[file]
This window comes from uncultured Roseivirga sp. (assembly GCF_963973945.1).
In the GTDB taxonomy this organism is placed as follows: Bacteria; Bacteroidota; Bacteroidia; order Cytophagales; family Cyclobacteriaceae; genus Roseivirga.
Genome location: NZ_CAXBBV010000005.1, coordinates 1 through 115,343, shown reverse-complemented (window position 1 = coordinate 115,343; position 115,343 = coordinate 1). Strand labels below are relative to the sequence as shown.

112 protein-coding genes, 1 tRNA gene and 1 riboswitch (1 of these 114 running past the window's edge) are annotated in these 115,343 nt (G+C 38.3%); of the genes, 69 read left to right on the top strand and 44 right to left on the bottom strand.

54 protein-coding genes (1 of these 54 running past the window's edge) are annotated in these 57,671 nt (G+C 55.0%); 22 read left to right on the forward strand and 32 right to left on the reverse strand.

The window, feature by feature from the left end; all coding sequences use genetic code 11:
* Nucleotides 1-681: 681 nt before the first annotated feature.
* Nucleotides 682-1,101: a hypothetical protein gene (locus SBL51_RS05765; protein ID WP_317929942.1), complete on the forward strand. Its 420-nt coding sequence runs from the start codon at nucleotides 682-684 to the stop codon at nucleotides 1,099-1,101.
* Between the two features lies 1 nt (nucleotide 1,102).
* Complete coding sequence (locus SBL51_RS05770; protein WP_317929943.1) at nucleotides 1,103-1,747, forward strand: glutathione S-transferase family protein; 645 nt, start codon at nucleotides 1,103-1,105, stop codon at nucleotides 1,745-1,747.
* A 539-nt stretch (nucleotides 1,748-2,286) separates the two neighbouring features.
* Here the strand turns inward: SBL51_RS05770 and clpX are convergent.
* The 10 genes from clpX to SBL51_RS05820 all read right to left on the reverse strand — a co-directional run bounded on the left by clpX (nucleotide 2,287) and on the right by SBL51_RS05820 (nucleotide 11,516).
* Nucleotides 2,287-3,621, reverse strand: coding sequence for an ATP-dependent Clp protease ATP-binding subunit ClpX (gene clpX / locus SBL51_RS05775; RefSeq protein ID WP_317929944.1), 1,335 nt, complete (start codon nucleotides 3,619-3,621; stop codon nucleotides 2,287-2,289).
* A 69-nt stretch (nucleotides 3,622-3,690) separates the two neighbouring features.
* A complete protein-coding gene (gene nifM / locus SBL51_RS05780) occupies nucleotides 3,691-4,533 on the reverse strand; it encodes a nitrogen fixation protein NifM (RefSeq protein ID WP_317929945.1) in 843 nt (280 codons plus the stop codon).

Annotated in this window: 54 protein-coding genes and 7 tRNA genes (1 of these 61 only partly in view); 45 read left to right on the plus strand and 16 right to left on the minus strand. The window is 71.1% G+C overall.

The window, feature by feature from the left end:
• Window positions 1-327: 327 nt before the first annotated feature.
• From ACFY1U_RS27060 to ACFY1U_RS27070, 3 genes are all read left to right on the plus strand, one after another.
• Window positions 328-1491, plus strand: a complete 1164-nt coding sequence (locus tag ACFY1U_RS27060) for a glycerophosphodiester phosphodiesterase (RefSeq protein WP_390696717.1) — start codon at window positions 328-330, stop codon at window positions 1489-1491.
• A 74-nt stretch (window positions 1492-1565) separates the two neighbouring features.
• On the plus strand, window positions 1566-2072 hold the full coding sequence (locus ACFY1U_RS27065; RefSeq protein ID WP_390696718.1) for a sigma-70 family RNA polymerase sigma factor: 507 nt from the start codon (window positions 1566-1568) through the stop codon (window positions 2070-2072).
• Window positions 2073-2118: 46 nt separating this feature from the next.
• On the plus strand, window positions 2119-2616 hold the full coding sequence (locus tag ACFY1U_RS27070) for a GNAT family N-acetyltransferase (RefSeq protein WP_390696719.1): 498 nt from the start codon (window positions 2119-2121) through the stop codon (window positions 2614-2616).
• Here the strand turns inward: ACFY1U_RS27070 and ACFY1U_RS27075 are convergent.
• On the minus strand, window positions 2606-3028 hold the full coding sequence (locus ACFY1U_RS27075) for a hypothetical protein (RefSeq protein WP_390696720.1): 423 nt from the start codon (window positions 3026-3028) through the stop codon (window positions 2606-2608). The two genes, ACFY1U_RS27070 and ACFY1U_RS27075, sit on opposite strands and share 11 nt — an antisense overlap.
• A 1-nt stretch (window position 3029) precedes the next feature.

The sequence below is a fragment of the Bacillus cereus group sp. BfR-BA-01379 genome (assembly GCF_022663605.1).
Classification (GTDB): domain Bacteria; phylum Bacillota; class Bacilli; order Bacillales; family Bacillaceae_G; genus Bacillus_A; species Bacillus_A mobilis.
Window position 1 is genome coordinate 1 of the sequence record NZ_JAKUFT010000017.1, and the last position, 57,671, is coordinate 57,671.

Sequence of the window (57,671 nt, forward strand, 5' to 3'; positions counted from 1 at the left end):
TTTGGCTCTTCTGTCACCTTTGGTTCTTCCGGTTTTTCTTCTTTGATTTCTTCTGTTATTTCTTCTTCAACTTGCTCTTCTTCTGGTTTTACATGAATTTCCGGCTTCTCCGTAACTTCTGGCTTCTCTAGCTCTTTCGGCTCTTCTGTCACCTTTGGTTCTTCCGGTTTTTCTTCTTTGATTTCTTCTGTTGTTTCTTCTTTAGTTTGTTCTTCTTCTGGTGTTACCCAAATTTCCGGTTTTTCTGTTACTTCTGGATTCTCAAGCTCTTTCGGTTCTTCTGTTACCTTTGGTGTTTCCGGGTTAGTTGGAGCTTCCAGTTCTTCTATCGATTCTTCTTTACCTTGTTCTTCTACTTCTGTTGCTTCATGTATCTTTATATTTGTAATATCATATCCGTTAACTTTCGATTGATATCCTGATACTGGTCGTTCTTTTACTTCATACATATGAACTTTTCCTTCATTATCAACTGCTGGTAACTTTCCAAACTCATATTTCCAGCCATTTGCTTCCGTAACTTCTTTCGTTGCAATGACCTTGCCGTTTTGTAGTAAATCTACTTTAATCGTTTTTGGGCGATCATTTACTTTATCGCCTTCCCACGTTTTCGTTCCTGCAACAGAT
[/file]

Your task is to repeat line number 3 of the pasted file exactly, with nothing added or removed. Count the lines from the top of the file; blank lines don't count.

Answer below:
Genome location: NZ_CAXBBV010000005.1, coordinates 1 through 115,343, shown reverse-complemented (window position 1 = coordinate 115,343; position 115,343 = coordinate 1). Strand labels below are relative to the sequence as shown.